“Who’s got something scary?” asked my friend’s producer. The if it bleeds, it leads mentality hung over the newsroom. The scarier the headline, the more views it would receive. It’s no secret that people respond to fear, and unfortunately, many leaders take this approach with their employees.
But fear breeds complicity, not commitment. Instead of fear-based tactics, mature leaders use gentle power. They gain influence through building trust and casting a strong vision. They are known to be for their people, not against them.
Respect is a far better motivator than fear. While fear produces behavioral compliance, it degrades self-motivation. Internal motivations are stronger than external ones. To influence performance improvements in employees, you’ll have to show respect in a way that fuels internal drive.
Leaders must prioritize self-awareness. Research shows that as people grow in positional power, they tend to lose empathy for others. It doesn’t have to be this way. As you advance in your career, you can pursue empathy-building exercises and gentle leadership methods.
Gaining influence can be difficult. To help you confidently lead with gentle power, I’ve identified three tools that generate long-term motivation in your team.
Tool 1: Courtesy
Don’t underestimate the impact of kindness. In considering others, you should behave with tact, punctuality, and attentive listening. Make eye contact when people speak to you. Introduce yourself to visitors and introduce your team to people you know. Each of these actions says, “I acknowledge your value.”
Everyone knows they should treat others the way they want to be treated, but followers of this rule are rare. As culture seems to grow coarser by the minute, the impact of civility increases.
Consider the response when a flight is cancelled. The air fills with groans and complaints. People get angry. They yell at gate attendants. The few who keep their cool and act politely to the people behind the counter stand in stark contrast. Often, attendants feel motivated to work the hardest for the kind ones. When people feel respected, they become more energetic and productive.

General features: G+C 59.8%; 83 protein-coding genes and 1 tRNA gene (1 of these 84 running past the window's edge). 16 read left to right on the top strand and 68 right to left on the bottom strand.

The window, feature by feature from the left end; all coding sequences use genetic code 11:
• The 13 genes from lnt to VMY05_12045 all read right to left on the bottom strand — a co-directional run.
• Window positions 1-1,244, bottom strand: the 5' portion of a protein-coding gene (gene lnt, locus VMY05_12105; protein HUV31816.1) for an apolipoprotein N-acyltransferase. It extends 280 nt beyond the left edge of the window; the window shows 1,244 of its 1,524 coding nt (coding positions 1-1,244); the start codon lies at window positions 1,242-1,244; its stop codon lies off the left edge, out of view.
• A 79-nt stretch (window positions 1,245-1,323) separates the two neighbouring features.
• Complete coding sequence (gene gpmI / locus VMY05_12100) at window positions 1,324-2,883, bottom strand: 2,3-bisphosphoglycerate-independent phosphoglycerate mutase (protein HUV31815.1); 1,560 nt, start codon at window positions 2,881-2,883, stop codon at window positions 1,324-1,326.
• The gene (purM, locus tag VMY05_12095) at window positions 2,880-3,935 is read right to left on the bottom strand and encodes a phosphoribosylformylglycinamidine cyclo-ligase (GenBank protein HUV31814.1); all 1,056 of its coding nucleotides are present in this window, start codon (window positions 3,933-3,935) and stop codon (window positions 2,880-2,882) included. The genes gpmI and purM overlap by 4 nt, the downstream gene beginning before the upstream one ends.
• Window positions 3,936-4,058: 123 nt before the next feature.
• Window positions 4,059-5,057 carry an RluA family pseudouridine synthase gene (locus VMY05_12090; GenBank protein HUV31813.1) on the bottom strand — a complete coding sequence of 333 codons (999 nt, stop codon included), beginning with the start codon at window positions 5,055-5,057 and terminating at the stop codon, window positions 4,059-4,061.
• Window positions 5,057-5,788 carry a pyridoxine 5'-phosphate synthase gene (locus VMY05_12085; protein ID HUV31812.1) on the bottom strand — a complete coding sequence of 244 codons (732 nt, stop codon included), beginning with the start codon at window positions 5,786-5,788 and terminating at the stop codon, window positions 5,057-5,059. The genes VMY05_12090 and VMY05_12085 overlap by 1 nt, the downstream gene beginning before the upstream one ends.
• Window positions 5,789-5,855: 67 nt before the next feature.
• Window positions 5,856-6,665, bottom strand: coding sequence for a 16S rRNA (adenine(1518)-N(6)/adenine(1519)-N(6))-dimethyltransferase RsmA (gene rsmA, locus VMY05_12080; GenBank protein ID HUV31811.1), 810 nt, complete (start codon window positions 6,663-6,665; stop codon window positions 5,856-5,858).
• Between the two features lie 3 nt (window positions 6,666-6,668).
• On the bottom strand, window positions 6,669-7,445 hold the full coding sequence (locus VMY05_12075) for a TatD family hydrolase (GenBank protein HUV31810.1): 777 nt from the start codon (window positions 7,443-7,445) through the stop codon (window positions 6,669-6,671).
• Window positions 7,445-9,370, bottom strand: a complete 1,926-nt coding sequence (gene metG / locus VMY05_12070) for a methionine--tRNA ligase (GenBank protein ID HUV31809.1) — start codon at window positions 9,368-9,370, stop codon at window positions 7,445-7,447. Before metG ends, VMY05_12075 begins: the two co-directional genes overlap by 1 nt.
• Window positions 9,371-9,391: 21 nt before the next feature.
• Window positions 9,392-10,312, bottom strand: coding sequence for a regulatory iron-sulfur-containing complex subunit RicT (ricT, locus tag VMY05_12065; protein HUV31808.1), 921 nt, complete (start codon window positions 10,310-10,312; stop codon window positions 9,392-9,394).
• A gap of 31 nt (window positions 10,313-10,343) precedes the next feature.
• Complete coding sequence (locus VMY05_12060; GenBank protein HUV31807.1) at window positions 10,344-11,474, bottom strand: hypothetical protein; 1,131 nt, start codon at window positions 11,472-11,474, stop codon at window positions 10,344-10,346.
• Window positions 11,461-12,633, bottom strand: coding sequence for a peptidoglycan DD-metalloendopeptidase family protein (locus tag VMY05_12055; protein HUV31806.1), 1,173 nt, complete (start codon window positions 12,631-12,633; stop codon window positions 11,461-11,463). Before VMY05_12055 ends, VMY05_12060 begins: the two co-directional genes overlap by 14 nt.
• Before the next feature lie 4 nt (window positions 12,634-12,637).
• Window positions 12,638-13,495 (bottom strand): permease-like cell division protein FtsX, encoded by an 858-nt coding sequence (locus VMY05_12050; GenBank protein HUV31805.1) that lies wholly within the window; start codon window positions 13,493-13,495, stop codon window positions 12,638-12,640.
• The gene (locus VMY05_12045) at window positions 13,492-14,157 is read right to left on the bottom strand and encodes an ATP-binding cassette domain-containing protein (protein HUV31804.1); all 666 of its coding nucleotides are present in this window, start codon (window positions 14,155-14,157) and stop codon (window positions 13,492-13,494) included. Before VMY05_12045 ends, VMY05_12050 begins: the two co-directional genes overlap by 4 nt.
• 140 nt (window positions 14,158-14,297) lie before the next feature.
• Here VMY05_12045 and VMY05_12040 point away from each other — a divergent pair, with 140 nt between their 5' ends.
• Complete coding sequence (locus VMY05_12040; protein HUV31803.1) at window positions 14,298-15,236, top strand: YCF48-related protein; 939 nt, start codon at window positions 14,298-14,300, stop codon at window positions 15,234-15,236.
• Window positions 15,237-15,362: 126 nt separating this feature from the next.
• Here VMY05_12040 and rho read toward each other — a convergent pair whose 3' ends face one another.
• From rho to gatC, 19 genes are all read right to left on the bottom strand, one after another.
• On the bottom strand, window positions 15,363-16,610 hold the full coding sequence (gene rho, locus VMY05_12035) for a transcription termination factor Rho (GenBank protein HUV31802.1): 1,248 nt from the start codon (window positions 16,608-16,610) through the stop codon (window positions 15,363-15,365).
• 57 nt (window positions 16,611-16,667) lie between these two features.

Tool 2: Candor
Say what you mean and mean what you say. Candor is about speech and conduct. Many corporate leaders make the mistake of keeping everything too close to vest. This leads to distrust.
You don’t have to tell everything you know, but what you do and say has to be true. Sometimes leaders avoid telling the truth because they think employees are too fragile. Instead of hiding negative facts, consider saying, “I respect you enough to believe you’re able to handle this, so I’m going to tell you the truth.”
The shortest distance between where you are and where you want to be is the truth. The quicker you share about employee underperformance and company issues, the sooner people can help correct the problem.
The shortest distance between where you are and where you want to be is the truth.
Tool 3: Challenge
When you challenge people, you communicate a subtle sort of respect that says, “You’re capable.” Your team will not rise to the challenge until they are given the opportunity. Your job is to provide the opportunities. You may be surprised by the results. In my own company, I’ve found that people generally perform better than I anticipate.
Consider incorporating challenges into your annual review process. As you evaluate performance, ask yourself, “What are this individual’s strengths and capabilities? How can I provide an opportunity where they express those strengths as they grow?”
You can also delegate items you’ve traditionally held tightly. Ignore titles and offer up key reports, important speech writing, project leadership, etc. Give your people a chance to shine. Provide the resources and coaching to help them succeed. In the end, both of you will win. You can clear your to do list, and they will grow through the process.
When it comes to motivation, fear works—up to a point. For lasting impact, motivate with courtesy, candor, and challenge. When you believe the best about your team, they will deliver their best.
Read more: michaelhyatt.com